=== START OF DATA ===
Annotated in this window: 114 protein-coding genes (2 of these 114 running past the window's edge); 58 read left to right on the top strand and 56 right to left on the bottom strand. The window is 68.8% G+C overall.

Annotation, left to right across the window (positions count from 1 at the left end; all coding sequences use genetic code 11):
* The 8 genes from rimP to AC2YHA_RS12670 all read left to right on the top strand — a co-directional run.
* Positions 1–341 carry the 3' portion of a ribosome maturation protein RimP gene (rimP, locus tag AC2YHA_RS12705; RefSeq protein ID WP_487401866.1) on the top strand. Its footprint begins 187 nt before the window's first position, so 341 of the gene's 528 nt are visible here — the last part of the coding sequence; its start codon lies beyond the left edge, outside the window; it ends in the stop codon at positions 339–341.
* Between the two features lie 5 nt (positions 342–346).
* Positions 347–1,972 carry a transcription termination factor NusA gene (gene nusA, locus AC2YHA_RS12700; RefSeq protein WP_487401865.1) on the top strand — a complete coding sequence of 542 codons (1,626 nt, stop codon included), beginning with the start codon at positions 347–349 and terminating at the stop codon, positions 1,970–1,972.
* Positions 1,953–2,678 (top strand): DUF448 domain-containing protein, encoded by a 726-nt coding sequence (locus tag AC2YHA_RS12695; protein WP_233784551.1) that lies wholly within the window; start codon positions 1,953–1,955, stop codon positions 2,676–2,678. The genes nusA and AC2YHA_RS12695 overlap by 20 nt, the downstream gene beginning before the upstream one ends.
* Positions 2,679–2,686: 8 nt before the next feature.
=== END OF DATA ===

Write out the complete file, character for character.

Annotated in this window: 114 protein-coding genes (2 of these 114 running past the window's edge); 58 read left to right on the top strand and 56 right to left on the bottom strand. The window is 68.8% G+C overall.

Annotation, left to right across the window (positions count from 1 at the left end; all coding sequences use genetic code 11):
* The 8 genes from rimP to AC2YHA_RS12670 all read left to right on the top strand — a co-directional run.
* Positions 1–341 carry the 3' portion of a ribosome maturation protein RimP gene (rimP, locus tag AC2YHA_RS12705; RefSeq protein ID WP_487401866.1) on the top strand. Its footprint begins 187 nt before the window's first position, so 341 of the gene's 528 nt are visible here — the last part of the coding sequence; its start codon lies beyond the left edge, outside the window; it ends in the stop codon at positions 339–341.
* Between the two features lie 5 nt (positions 342–346).
* Positions 347–1,972 carry a transcription termination factor NusA gene (gene nusA, locus AC2YHA_RS12700; RefSeq protein WP_487401865.1) on the top strand — a complete coding sequence of 542 codons (1,626 nt, stop codon included), beginning with the start codon at positions 347–349 and terminating at the stop codon, positions 1,970–1,972.
* Positions 1,953–2,678 (top strand): DUF448 domain-containing protein, encoded by a 726-nt coding sequence (locus tag AC2YHA_RS12695; protein WP_233784551.1) that lies wholly within the window; start codon positions 1,953–1,955, stop codon positions 2,676–2,678. The genes nusA and AC2YHA_RS12695 overlap by 20 nt, the downstream gene beginning before the upstream one ends.
* Positions 2,679–2,686: 8 nt before the next feature.